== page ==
But these aren’t investments they’re deposits in current and savings accounts.

Who are these investors that are supposed to shoulder the burden? Icesave’s assets have already been stripped to pay back some of these depositors but only Icelandic depositors. There’s no one left to pay for this except the Icelandic government which is legally obliged to do so. That unfortunately means that ordinary Icelanders will have to pay up but then they are the ones who elected their government, their economy did benefit from Icelandic banking practices and they have benefited from membership of the European Economic Area. If it’s a toss up between Icelanders paying or British and Dutch taxpayers then I think Icelanders bear the greater responsibility and should therefore be the ones to pay up.


From what I see over time, at least Iceland is trying to put some accountability into the system as far as it can.


I don’t see how not covering the deposits they said they would constitutes putting accountability into the banking system.

The people who they aren’t paying are not those who caused the crisis; all this action will do, aside from save Iceland some money in the short term, is make people very wary about dealing with the Icelandic banking system.


from what I have seen it is trying to do it with some integrity and avoid a bigger debt trap.


They’re certainly avoiding debt but not standing by treaty obligations doesn’t show much integrity imho.

reply to post by Illusionsaregrander
 



Amen. At least ONE government somewhere is acting in the interests of its people and the nation.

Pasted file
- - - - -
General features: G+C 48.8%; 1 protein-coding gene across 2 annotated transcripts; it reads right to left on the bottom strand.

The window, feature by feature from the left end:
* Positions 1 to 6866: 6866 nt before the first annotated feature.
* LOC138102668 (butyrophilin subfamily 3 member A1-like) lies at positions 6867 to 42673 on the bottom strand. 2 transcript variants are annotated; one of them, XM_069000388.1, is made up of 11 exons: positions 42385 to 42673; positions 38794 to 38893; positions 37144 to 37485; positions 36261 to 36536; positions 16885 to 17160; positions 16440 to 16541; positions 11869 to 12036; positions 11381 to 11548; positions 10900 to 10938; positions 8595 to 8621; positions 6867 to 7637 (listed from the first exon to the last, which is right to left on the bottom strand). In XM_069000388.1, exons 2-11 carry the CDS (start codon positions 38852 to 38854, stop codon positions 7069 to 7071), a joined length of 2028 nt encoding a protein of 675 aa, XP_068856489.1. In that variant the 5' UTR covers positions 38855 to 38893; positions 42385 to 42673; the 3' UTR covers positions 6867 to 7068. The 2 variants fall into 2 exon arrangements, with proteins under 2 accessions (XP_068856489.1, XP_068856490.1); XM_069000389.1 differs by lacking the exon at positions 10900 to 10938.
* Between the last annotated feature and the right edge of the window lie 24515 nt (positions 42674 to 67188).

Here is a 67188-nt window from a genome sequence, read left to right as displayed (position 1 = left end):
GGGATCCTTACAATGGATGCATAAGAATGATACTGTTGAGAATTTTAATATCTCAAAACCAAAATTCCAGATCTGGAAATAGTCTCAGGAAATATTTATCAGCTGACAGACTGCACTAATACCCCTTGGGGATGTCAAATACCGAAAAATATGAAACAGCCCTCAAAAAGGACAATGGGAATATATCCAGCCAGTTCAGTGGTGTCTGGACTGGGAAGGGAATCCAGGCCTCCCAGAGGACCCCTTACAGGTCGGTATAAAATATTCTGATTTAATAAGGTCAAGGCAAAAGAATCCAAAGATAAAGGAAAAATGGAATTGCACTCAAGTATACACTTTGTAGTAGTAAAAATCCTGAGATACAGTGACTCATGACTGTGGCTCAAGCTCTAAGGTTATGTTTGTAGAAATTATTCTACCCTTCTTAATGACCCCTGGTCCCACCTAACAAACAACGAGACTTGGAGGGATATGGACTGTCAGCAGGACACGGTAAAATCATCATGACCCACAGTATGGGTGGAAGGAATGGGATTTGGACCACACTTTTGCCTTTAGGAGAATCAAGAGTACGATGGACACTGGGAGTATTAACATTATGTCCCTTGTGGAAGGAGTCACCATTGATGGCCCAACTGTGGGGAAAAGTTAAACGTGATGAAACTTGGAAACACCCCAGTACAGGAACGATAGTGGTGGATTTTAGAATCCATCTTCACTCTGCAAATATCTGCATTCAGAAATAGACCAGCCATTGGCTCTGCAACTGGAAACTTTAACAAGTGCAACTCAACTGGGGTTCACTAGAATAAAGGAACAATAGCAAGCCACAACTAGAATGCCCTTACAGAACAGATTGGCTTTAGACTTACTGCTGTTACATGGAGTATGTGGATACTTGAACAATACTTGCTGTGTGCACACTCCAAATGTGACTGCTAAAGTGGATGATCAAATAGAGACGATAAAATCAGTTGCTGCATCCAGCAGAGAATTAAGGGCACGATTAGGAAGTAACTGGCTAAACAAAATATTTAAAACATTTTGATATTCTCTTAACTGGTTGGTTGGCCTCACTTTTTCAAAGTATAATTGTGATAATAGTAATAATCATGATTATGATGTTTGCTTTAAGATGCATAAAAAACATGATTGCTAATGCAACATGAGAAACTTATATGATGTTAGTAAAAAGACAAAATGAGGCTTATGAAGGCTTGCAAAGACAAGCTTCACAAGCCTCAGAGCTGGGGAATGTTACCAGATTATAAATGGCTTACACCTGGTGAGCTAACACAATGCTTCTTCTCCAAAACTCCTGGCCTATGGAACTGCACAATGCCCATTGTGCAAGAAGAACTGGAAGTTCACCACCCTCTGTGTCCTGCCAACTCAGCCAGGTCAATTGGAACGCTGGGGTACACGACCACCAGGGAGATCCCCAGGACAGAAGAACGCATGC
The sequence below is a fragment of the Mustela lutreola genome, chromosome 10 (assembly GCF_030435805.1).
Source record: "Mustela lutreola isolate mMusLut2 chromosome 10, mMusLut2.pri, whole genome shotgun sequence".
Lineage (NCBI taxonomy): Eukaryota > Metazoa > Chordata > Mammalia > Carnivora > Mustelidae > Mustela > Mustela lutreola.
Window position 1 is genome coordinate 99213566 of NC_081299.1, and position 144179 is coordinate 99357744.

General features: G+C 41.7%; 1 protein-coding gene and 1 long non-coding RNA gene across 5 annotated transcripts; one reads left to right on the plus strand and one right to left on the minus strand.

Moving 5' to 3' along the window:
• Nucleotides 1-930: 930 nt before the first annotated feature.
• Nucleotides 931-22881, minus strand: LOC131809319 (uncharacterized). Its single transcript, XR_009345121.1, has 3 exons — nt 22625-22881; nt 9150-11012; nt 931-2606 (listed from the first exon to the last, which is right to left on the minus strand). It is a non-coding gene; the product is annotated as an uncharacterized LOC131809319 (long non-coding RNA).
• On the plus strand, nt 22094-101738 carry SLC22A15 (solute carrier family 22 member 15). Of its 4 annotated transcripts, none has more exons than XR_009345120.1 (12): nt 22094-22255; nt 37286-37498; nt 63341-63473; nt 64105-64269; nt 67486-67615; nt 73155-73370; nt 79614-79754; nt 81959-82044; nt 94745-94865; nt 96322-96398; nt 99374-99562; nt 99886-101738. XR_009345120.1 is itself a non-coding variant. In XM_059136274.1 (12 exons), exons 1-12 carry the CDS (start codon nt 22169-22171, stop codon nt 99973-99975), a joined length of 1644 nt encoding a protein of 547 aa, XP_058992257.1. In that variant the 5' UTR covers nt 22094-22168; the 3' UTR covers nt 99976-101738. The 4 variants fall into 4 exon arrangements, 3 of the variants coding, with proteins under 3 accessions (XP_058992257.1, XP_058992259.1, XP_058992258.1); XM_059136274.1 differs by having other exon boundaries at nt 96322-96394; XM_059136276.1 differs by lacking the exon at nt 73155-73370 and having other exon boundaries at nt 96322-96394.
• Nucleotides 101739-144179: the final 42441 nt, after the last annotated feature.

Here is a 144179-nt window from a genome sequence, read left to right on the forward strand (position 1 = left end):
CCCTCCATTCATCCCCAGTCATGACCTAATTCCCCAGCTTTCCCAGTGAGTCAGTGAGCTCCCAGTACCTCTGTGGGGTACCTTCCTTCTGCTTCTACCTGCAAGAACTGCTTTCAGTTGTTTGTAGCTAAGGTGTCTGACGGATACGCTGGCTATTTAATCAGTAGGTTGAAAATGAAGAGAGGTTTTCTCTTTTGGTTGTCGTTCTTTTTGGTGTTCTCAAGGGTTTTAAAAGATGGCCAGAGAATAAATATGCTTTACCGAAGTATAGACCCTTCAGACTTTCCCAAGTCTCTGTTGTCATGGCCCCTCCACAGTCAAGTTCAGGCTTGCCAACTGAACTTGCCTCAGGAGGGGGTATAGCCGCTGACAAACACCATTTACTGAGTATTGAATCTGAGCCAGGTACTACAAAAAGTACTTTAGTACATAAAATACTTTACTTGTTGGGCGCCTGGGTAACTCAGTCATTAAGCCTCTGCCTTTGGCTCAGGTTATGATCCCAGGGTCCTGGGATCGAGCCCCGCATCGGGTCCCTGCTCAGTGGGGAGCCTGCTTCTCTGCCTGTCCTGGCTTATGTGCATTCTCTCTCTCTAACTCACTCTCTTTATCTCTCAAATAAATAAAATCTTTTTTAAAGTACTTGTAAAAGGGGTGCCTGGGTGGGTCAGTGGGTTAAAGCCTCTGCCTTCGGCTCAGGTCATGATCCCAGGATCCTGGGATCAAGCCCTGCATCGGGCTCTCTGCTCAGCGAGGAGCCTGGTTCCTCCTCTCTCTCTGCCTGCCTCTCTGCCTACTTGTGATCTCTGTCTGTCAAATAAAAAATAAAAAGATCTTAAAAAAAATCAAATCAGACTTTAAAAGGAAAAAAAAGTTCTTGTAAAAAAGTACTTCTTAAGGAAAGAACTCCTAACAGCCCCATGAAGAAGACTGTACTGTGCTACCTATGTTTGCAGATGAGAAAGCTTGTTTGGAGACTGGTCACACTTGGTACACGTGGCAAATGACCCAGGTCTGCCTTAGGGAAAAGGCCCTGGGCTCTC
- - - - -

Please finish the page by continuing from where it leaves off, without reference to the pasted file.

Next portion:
And so is the UK and the Netherlands by demanding that Iceland complies with agreements that they signed.

It is currently the British and Dutch people who are losing out because of Iceland’s refusal to cover foreign deposits; it is in their interest for Britain and the Netherlands to push this issue.

It sounds like some people believe that this is the interests of ordinary Icelanders against those of rich fat cats; it’s not this is British and Dutch taxpayers interests against Icelandic taxpayer interests. Who is right will be decided by the EFTA.



posted on Jun, 30 2011 @ 05:43 PM
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Good on them, and wishing the rest of Europe had bigger recreational spherical sphears.



posted on Jun, 30 2011 @ 05:50 PM
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Good on Iceland. Wonder when we'll invade them lol



posted on Jun, 30 2011 @ 06:11 PM
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So bear with this uneducated internet forum guy. Some Dutch and British people deposited their money, much like a savings or chequing account in a few banks in Iceland? And so the official story is Iceland spent other people's money and don't wanna pay it back?

I wanna hear the story about the tooth fairy, and how santa watches us, and maybe how the grinch stole christmas..



posted on Jun, 30 2011 @ 06:46 PM
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reply to post by Mike_A
 


I dont believe debt should be socialize unless profits also are.

The whole point of these big "remove all the barriers to trade" unions and movements are, to facilitate capitalism. Not socialism.

They arent national banks. They are owned by private concerns. The people should not be on the hook for their failings, and the fact that some EU agreement makes the people responsible for the failings of private companies should not be honored. IMHO. They had some fund to cover lost deposits, and it has been exhausted. The remaining deposits really shouldnt come out of the pockets of citizens who did not earn any profits from those banks, despite the legal fine print. Its just wrong, regardless whether or not it is legal.